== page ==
The collagen scaffolds were purchased from BD Biosciences (Bedford, Massachusetts); Cat. No. 354613, BD 3-D collagen composite scaffold). The scaffold consists of type I and III collagens derived from bovine hide with a cylinder shape and a dimension of (height). The chitosan scaffolds were prepared by following the protocol published previously.26 Briefly, chitosan powders with a molecular weight at (Koyo Chemical Co., Ltd., Japan) were dissolved in 1% acetic acid to make a 1% chitosan solution. The solution was then frozen in a Petri dish and lyophilized to form a sheet of porous scaffold. Scaffolds with a dimension of (height) were cut from the sheet and transferred to a 48-well plate. The microporous membrane of cellulose scaffold was a gift from Sartorius AG (Göttingen, Germany).27 The membrane was approximately in thickness and was cut into squares of prior to imaging. In conventional bright-light microscopy (Fig. 1 ), scaffolds were immersed in phosphate-buffered saline (PBS, Sigma, St. Louis, Missouri) or FocusClear solution (CelExplorer, Hsinchu, Taiwan) overnight prior to being imaged by a Nikon TS100 inverted microscope (Tokyo, Japan) to compare their light penetration.
Cell Culture and Preparation of the Fibroblast/Collagen and Osteoblast/Chitosan Constructs
Humane HT-1080 fibroblasts (ATCC, Manassas, Virginia) were stably transfected with a vector carrying an expression cassette of enhanced green fluorescent protein (EGFP) as previously described.28 The same protocol was used to generate a stable line of human Saos-2 osteoblasts (ATCC) carrying an expression cassette of Ds-Red (Clontech, Mountain View, California). Both stable lines of fibroblasts and osteoblasts were grown in Dulbecco’s modified Eagle’s medium (DMEM) supplemented with 10% fetal bovine serum, penicillin, streptomycin, and puromycin (selection pressure) at in a humidified atmosphere of 5% . The EGFP-labeled HT-1080 fibroblasts were seeded onto the collagen scaffold, and the Ds-Red-labeled Saos-2 osteoblasts were seeded onto the chitosan scaffold. Seeding was carried out in the wells of a 96-well plate. One day after the seeding, both the fibroblast/collagen and the osteoblast/chitosan constructs were transferred to the wells of a 24-well plate for a cell culture to allow cellular proliferation and infiltration into the scaffold.
Quantification of the Optical-Clearing Effect
The heat-induced gel formation of bovine serum albumin (BSA; Sigma)29, 30 in the wells of a 96-well plate was used to quantify the optical clearing effect of different reagents. of BSA in PBS was transferred to one well of a 96-well plate. Afterward, the plate was carefully sealed and placed in a water bath at for to induce the formation of a layer of BSA protein gel at the bottom of each well. of different reagents including FocusClear, dimethyl sulfoxide (DMSO, Sigma), glycerol (Sigma), and PBS (negative control) were placed on top of the BSA gel for optical clearing for . Afterward, the percent transmittance of light at 351, 364, 488, 543, and was measured via a microplate reader (SpectraMax M2e, Molecular Devices, Sunnyvale, California). Wells with of water were used as the positive control. A schematic diagram of the setup is shown in Fig. 2a .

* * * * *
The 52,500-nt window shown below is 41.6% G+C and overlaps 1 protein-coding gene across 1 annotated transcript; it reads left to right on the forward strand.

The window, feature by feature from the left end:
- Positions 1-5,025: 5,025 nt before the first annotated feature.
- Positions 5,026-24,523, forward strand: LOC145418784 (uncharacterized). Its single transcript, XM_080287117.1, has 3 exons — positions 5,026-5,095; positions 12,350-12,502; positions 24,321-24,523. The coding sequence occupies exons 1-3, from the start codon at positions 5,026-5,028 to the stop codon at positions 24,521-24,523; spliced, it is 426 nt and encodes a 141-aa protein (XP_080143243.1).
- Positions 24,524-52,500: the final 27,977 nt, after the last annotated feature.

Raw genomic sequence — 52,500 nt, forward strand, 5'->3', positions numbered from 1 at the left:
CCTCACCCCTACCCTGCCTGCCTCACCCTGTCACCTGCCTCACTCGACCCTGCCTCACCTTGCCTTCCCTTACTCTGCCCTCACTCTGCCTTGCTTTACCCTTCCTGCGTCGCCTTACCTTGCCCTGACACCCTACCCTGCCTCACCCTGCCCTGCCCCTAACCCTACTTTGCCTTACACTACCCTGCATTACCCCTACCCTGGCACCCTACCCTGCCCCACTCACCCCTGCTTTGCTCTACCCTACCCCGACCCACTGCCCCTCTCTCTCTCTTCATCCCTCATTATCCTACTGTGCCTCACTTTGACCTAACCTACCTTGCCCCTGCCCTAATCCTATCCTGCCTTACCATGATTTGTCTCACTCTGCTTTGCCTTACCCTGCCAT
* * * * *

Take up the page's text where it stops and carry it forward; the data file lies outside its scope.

We used confocal microscopy (LSM 510, Carl Zeiss, Jena, Germany) to evaluate the impact of optical clearing on fluorescence detection. Prior to initiating the heat-induced gel formation of BSA, fluorescein isothiocyanate (FITC, , Sigma), or EGFP ( , BioVision, Mountain View, California) was dissolved in the BSA/PBS solution. After gel formation (in a BD Falcon 96-well imaging plate) and the subsequent optical clearing by FocusClear, DMSO, glycerol, DAKO aqueous mounting medium (Carpinteria, California), or PBS (negative control), confocal microscopy employing a argon laser and a Fluar objective (Carl Zeiss, ) was used to excite FITC and EGFP under the gel surface. The fluorescence emission was collected using a long-pass filter. The “line” scanning pattern was used and the scanning . The pixel intensity, ranging from 0 to 255, was set to be the mean value of four scans. The detection gain was carefully adjusted to avoid signal saturation. The Histogram function of the LSM 510 software (version 3.2, Carl Zeiss) was used to obtain the frequency distribution of pixels at different intensities, which subsequently was used to calculate the total intensity from the scanned area of .